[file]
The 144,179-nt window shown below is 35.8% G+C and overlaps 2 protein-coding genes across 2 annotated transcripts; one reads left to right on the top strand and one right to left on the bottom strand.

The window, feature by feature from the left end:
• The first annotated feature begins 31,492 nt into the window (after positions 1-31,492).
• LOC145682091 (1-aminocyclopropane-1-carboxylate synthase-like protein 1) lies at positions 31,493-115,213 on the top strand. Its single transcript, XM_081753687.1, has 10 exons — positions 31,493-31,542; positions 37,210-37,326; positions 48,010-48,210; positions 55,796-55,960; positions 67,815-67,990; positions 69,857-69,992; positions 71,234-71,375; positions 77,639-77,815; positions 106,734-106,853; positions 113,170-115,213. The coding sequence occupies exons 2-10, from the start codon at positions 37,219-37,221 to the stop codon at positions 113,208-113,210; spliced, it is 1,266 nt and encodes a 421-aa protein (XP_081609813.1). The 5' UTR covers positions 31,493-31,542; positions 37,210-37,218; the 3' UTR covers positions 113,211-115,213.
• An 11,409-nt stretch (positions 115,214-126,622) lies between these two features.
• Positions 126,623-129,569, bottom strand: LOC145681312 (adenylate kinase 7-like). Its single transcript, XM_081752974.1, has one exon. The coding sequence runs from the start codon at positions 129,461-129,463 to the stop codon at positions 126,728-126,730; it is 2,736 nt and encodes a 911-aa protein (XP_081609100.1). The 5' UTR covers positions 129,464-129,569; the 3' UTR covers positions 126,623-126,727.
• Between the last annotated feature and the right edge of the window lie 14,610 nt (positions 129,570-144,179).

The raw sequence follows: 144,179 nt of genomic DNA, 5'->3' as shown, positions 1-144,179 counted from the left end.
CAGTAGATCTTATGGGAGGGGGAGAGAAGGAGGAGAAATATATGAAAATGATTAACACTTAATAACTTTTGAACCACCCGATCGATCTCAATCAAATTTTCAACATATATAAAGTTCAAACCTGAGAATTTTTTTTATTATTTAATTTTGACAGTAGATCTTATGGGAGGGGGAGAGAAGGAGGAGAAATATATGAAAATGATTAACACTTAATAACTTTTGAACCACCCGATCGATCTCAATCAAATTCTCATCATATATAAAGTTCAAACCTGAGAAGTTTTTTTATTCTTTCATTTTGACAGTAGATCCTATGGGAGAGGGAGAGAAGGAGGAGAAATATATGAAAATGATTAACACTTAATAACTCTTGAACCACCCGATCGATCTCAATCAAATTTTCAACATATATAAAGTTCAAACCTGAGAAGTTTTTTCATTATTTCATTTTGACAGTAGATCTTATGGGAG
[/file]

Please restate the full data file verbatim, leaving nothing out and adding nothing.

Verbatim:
The 144,179-nt window shown below is 35.8% G+C and overlaps 2 protein-coding genes across 2 annotated transcripts; one reads left to right on the top strand and one right to left on the bottom strand.

The window, feature by feature from the left end:
• The first annotated feature begins 31,492 nt into the window (after positions 1-31,492).
• LOC145682091 (1-aminocyclopropane-1-carboxylate synthase-like protein 1) lies at positions 31,493-115,213 on the top strand. Its single transcript, XM_081753687.1, has 10 exons — positions 31,493-31,542; positions 37,210-37,326; positions 48,010-48,210; positions 55,796-55,960; positions 67,815-67,990; positions 69,857-69,992; positions 71,234-71,375; positions 77,639-77,815; positions 106,734-106,853; positions 113,170-115,213. The coding sequence occupies exons 2-10, from the start codon at positions 37,219-37,221 to the stop codon at positions 113,208-113,210; spliced, it is 1,266 nt and encodes a 421-aa protein (XP_081609813.1). The 5' UTR covers positions 31,493-31,542; positions 37,210-37,218; the 3' UTR covers positions 113,211-115,213.
• An 11,409-nt stretch (positions 115,214-126,622) lies between these two features.
• Positions 126,623-129,569, bottom strand: LOC145681312 (adenylate kinase 7-like). Its single transcript, XM_081752974.1, has one exon. The coding sequence runs from the start codon at positions 129,461-129,463 to the stop codon at positions 126,728-126,730; it is 2,736 nt and encodes a 911-aa protein (XP_081609100.1). The 5' UTR covers positions 129,464-129,569; the 3' UTR covers positions 126,623-126,727.
• Between the last annotated feature and the right edge of the window lie 14,610 nt (positions 129,570-144,179).

The raw sequence follows: 144,179 nt of genomic DNA, 5'->3' as shown, positions 1-144,179 counted from the left end.
CAGTAGATCTTATGGGAGGGGGAGAGAAGGAGGAGAAATATATGAAAATGATTAACACTTAATAACTTTTGAACCACCCGATCGATCTCAATCAAATTTTCAACATATATAAAGTTCAAACCTGAGAATTTTTTTTATTATTTAATTTTGACAGTAGATCTTATGGGAGGGGGAGAGAAGGAGGAGAAATATATGAAAATGATTAACACTTAATAACTTTTGAACCACCCGATCGATCTCAATCAAATTCTCATCATATATAAAGTTCAAACCTGAGAAGTTTTTTTATTCTTTCATTTTGACAGTAGATCCTATGGGAGAGGGAGAGAAGGAGGAGAAATATATGAAAATGATTAACACTTAATAACTCTTGAACCACCCGATCGATCTCAATCAAATTTTCAACATATATAAAGTTCAAACCTGAGAAGTTTTTTCATTATTTCATTTTGACAGTAGATCTTATGGGAG